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Minn. newspaper under fire for running full-page anti-transgender ad

Minn. newspaper under fire for running full-page anti-transgender ad

MINNEAPOLIS — Minnesota’s largest daily newspaper is under fire for running an anti-transgender advertisement in Sunday’s edition that claimed high school boys may soon be allowed to shower with girls.

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The full page ad, paid for by the Minnesota Child Protection League, is in response to a proposed policy change by the Minnesota State High School League that would provide inclusion for transgender athletes.

The ad says, “A male wants to shower next to your 14 year old daughter. Are you okay with that?”

Under the proposed policy, transgender high school students can play on the team of their choice (male or female) but have to have a physician’s documentation and in some cases must have begun hormone therapy to “preserve competitive equity.” The MSHSL policy also provides transgender students avenues for corrective action if a school district does not comply.

The reports that the Catholic Church and the religious right have mounted a campaign to block the proposal, and in the process, have perpetuated false stereotypes about transgender people, including the myth that transgender students will prey on fellow students in locker rooms, showers, restrooms, and hotel rooms.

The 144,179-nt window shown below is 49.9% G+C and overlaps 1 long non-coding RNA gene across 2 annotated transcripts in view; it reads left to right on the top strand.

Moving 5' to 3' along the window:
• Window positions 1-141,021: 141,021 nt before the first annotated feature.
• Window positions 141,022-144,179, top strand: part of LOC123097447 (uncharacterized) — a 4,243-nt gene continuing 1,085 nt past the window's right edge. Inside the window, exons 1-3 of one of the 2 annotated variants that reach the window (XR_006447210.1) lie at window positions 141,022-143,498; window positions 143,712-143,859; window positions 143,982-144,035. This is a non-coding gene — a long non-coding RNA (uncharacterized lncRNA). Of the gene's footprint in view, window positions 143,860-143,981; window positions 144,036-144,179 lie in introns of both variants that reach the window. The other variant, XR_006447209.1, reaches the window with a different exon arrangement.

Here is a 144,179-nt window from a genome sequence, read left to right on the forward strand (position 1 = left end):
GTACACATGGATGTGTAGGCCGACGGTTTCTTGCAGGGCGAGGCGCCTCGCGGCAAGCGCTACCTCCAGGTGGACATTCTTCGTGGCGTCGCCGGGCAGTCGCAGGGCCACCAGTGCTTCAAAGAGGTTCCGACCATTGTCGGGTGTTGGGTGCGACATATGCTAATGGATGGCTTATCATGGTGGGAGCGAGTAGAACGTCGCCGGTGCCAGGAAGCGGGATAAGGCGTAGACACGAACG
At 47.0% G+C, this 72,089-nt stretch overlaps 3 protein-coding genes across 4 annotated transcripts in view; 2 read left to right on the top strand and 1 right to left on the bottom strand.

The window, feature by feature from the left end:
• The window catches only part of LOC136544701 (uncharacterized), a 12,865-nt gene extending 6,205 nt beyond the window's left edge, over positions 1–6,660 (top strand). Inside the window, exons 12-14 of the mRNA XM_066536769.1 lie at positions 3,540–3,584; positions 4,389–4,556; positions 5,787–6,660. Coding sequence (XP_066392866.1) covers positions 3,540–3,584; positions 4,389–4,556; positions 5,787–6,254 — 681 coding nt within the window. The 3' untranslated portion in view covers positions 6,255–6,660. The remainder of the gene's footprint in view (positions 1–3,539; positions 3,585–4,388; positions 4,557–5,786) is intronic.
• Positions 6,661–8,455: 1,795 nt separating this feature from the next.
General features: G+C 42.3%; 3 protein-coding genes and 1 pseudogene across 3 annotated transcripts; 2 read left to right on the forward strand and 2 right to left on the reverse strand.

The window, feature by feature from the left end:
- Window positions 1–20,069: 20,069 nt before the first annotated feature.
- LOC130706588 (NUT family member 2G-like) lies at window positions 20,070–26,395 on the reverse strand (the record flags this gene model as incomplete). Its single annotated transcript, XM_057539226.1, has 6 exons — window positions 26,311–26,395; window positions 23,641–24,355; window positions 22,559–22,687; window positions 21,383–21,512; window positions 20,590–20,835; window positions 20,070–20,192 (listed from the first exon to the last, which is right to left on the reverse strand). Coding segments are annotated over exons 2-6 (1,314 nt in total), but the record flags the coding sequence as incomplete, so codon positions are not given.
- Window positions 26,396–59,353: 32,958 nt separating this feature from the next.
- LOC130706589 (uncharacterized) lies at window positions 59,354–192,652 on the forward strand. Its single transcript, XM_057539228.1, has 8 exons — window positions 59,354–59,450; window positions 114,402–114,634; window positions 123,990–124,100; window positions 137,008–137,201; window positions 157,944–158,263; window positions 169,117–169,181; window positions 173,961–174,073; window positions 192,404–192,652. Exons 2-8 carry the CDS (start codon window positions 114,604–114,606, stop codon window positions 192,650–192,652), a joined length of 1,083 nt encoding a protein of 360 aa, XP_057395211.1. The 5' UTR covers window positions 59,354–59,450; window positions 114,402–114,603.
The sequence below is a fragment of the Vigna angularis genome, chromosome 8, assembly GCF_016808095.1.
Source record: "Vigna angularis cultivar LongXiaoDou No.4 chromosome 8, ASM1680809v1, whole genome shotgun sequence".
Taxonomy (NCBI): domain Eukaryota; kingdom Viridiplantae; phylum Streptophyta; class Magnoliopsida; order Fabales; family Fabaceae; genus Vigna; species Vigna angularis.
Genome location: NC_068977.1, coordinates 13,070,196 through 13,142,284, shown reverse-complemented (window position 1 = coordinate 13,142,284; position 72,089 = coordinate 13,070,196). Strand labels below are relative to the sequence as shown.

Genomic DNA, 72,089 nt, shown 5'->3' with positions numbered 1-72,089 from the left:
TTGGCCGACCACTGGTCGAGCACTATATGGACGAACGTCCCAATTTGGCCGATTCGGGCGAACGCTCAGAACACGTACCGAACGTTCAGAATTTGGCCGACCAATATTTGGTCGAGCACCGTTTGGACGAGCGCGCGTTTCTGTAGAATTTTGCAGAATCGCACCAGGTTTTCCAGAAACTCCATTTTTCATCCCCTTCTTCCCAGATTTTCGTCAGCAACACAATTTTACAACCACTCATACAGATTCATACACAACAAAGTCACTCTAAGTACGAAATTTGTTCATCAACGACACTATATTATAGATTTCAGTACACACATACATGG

The proposed policy is similar to ones already adopted by several other states, including Nebraska and South Dakota.

The newspaper’s decision to run the ad has angered many longtime readers, who have taken to Twitter to voice their disagreement with the ad.

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The Minnesota State High School League, “a voluntary, nonprofit association of public and private schools” that oversees much of the athletics in the state, will meet on Wednesday, Oct. 1, and Thursday, Oct. 2, to discuss — and possibly approve — the policy.

The Minnesota Child Protection League is “a group of veteran religious right and tea party activists” who actively opposed the anti-bullying Safe and Supportive Schools Act before it was signed into law earlier this year, the adds.

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